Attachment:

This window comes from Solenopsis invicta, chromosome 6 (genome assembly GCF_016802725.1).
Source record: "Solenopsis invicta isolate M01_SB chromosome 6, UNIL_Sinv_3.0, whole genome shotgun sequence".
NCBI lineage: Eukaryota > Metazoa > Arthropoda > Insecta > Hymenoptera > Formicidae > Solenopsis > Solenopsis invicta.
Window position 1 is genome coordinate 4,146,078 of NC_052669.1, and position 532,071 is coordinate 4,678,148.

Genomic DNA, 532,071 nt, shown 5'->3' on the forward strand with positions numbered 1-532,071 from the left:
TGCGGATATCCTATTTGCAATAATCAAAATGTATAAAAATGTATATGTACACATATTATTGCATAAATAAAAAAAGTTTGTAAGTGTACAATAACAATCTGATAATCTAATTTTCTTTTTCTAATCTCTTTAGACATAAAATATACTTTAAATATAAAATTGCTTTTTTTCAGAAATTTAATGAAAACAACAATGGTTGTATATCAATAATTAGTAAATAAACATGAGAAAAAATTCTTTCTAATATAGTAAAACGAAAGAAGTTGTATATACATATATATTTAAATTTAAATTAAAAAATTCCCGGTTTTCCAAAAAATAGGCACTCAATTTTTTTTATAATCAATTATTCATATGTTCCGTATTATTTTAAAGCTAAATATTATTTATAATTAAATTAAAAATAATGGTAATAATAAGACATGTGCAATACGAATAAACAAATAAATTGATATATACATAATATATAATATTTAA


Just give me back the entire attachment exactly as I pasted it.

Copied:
This window comes from Solenopsis invicta, chromosome 6 (genome assembly GCF_016802725.1).
Source record: "Solenopsis invicta isolate M01_SB chromosome 6, UNIL_Sinv_3.0, whole genome shotgun sequence".
NCBI lineage: Eukaryota > Metazoa > Arthropoda > Insecta > Hymenoptera > Formicidae > Solenopsis > Solenopsis invicta.
Window position 1 is genome coordinate 4,146,078 of NC_052669.1, and position 532,071 is coordinate 4,678,148.

Genomic DNA, 532,071 nt, shown 5'->3' on the forward strand with positions numbered 1-532,071 from the left:
TGCGGATATCCTATTTGCAATAATCAAAATGTATAAAAATGTATATGTACACATATTATTGCATAAATAAAAAAAGTTTGTAAGTGTACAATAACAATCTGATAATCTAATTTTCTTTTTCTAATCTCTTTAGACATAAAATATACTTTAAATATAAAATTGCTTTTTTTCAGAAATTTAATGAAAACAACAATGGTTGTATATCAATAATTAGTAAATAAACATGAGAAAAAATTCTTTCTAATATAGTAAAACGAAAGAAGTTGTATATACATATATATTTAAATTTAAATTAAAAAATTCCCGGTTTTCCAAAAAATAGGCACTCAATTTTTTTTATAATCAATTATTCATATGTTCCGTATTATTTTAAAGCTAAATATTATTTATAATTAAATTAAAAATAATGGTAATAATAAGACATGTGCAATACGAATAAACAAATAAATTGATATATACATAATATATAATATTTAA